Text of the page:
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Deep Mapping Teuthivorous Whales and Their Prey Fields
Dr. Kelly Benoit-Bird | Oregon State University
In the last decade, great progress has been made in understanding the behavior and biology of many deep diving marine mammals. Much of this progress has resulted from the development of new technologies such as tagging that were supported, in large part, by various components of the Department of Defense (DoD), including SERDP. Although studies of the physical habitat of these deep-diving predators have adequately kept pace with these advancements, understanding of the available prey, a key component in the biological habitat of these animals, has not. This lag has been driven by the difficulties in studying squid (cephalopods of the order Teuthida), the primary prey of particularly deep-diving toothed whales such as sperm (Physeter macrocephalus) and beaked whales (Family: Ziphiidae), due to the rapid speed, relatively large size, and depth of these prey animals. Recent advances in active acoustic measurements now allow us to use this powerful remote sensing tool to assess squid behavior and distribution in water depths up to 600 meters. Teuthivores or cephalopod feeding whales, however, including sperm and beaked whales typically feed at depths of 1000 meters. The objective of this work was to develop a new platform to carry the acoustic instruments needed to assess squid and utilize this new tool to understand the foraging ecology of deep-diving teuthivores.
Dual-frequency (38 and 120 kHz) split-beam echosounders were integrated into a REMUS 600 autonomous underwater vehicle (AUV), effectively doubling the range of quantitative, multi-frequency acoustic data into the mesopelagic zone (600 to 1200 meters). Data from the first set of missions in a range of conditions revealed that the AUV provided a stable platform for the echosounders and improved vertical and horizontal positional accuracy over echosounders towed by ships. In comparison to hull-mounted echosounders, elimination of ship noise and surface bubbles provided a 17 and 19 dBW decrease in the noise floor for the 38 and 120 kHz echosounders, respectively, increasing the sampling range by 30 to 40%. The extended depth range increased the horizontal resolution from 37 to 40 meters to 0.6 to 3.7 meters, enabling discrimination of individual targets at depth. The project also developed novel, onboard echosounder data processing and autonomy to enable sampling not feasible in a surface ship or towed configuration. The project demonstrated the effectiveness of a new tool for examining the biology of animals in the mesopelagic zone (600 to 1200 meters) in ways previously only possible in the upper ocean by making measurements of prey abundance, size, and distribution within known foraging habitat areas for two deep-diving marine mammal species, Cuvier’s beaked whales (Ziphius cavirostris) and Risso’s dolphins (Grampus griseus).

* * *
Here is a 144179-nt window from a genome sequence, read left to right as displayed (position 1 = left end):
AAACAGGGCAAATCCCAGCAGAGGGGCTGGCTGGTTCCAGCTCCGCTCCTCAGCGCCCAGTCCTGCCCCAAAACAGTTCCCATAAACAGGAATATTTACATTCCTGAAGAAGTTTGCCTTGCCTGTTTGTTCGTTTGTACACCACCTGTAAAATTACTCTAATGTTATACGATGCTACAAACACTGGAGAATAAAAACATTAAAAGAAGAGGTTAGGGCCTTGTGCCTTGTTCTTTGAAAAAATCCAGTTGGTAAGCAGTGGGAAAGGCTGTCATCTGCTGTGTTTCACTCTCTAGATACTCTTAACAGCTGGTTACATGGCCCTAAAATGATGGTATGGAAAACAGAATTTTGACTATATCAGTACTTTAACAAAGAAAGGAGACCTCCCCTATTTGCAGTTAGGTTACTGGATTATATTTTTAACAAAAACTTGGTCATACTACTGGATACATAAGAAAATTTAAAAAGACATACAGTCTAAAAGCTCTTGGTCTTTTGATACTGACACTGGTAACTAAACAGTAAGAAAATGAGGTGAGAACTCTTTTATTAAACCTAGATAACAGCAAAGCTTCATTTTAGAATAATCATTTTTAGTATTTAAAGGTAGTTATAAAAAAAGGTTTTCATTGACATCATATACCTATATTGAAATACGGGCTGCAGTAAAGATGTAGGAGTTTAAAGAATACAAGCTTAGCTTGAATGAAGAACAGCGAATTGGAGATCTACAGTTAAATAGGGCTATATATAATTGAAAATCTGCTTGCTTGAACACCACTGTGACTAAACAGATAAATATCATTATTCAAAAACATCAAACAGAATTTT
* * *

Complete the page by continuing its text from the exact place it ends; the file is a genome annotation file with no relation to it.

Study efforts targeted habitat used differentially by deep-diving, air-breathing predators to empirically sample their prey’s distributions on and off a United States (U.S.) Navy testing range, the Southern California Anti-Submarine Warfare Range (SOAR), west of San Clemente Island. Fine-scale measurements of the spatial variability of potential prey animals were made from echosounders aboard both the ship and AUV. Significant spatial variability in the size, composition, total biomass, and spatial organization of biota was evident over all spatial scales examined and was consistent with the general distribution patterns of foraging Cuvier’s beaked whales observed in separate studies. Striking differences found in prey characteristics between regions at depth, however, did not reflect differences observed in surface layers. These differences in deep pelagic structure horizontally and relative to surface structure, absent clear physical differences, change long-held views of this habitat as uniform. The revelation that animals deep in the water column are so spatially heterogeneous at scales from 10 meters to 50 km critically affects our understanding of the processes driving predator-prey interactions, energy transfer, biogeochemical cycling, and other ecological processes in the deep sea and the connections between the productive surface mixed layer and the deep water column.